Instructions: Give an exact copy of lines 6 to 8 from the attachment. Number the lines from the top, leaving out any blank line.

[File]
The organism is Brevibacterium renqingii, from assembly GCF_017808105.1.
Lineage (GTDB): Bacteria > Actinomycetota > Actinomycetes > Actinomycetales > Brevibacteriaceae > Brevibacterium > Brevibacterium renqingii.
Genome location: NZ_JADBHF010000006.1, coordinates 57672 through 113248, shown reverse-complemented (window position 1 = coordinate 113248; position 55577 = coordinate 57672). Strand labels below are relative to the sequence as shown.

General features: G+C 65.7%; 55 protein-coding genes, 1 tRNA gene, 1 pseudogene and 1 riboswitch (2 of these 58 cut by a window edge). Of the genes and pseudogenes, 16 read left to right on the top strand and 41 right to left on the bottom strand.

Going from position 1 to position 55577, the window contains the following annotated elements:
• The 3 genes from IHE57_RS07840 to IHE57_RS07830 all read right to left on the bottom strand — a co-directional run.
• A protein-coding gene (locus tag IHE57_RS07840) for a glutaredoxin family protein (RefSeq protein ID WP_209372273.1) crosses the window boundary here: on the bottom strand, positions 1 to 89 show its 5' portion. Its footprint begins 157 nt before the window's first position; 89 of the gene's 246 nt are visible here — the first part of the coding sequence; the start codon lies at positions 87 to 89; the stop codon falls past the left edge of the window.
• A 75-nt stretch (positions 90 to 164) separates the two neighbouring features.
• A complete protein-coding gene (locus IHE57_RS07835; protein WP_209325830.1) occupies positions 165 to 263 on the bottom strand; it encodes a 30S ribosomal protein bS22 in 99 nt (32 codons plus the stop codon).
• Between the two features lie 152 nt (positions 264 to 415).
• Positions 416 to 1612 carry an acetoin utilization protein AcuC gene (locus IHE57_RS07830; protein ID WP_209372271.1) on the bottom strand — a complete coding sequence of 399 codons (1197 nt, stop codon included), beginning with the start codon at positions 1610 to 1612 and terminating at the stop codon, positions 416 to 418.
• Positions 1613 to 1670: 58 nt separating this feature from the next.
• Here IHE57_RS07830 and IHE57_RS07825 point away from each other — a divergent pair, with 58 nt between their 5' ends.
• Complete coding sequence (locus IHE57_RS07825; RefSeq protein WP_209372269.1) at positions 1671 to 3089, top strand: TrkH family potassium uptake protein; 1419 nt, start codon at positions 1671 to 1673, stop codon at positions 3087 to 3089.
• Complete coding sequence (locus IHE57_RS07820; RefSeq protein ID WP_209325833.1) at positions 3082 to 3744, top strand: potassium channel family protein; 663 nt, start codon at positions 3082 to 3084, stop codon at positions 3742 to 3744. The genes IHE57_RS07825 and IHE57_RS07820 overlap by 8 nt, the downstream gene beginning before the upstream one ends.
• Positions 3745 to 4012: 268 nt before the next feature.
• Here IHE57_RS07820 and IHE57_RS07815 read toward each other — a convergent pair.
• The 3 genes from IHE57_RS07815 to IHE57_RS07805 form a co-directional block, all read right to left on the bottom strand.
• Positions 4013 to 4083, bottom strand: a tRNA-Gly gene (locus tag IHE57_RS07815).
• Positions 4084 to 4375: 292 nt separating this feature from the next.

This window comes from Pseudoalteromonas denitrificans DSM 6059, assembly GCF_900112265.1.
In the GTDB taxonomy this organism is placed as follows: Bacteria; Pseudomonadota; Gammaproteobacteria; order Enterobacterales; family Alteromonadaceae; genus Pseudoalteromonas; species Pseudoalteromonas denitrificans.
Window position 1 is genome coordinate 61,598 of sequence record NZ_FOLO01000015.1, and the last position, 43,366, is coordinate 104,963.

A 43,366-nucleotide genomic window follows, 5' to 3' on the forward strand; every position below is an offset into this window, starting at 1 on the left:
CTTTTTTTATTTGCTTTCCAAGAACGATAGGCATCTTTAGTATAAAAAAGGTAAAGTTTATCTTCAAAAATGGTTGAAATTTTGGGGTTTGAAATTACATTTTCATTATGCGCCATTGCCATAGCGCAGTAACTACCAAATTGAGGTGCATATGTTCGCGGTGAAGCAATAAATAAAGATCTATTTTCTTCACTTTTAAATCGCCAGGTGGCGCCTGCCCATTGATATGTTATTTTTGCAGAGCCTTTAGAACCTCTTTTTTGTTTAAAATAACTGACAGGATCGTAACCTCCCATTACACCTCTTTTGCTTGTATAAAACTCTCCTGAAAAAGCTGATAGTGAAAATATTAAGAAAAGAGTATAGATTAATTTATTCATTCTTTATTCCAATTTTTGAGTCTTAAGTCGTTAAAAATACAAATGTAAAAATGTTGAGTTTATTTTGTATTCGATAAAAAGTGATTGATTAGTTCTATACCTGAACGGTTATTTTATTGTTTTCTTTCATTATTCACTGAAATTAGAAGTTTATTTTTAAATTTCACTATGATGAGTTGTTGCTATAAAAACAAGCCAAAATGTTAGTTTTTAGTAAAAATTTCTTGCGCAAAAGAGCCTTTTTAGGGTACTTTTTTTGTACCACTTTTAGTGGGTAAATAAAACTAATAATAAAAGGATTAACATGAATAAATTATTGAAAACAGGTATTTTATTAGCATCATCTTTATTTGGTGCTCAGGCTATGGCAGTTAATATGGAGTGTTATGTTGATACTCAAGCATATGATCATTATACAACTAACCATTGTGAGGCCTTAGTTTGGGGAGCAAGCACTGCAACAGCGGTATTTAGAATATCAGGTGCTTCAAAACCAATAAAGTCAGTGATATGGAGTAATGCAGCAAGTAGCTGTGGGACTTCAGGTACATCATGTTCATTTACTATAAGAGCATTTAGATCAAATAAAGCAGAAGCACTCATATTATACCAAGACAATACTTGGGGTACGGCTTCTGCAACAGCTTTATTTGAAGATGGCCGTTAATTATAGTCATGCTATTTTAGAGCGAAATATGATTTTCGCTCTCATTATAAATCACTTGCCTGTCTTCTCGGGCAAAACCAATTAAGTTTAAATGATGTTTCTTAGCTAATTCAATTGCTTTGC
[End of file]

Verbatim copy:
• The 3 genes from IHE57_RS07840 to IHE57_RS07830 all read right to left on the bottom strand — a co-directional run.
• A protein-coding gene (locus tag IHE57_RS07840) for a glutaredoxin family protein (RefSeq protein ID WP_209372273.1) crosses the window boundary here: on the bottom strand, positions 1 to 89 show its 5' portion. Its footprint begins 157 nt before the window's first position; 89 of the gene's 246 nt are visible here — the first part of the coding sequence; the start codon lies at positions 87 to 89; the stop codon falls past the left edge of the window.
• A 75-nt stretch (positions 90 to 164) separates the two neighbouring features.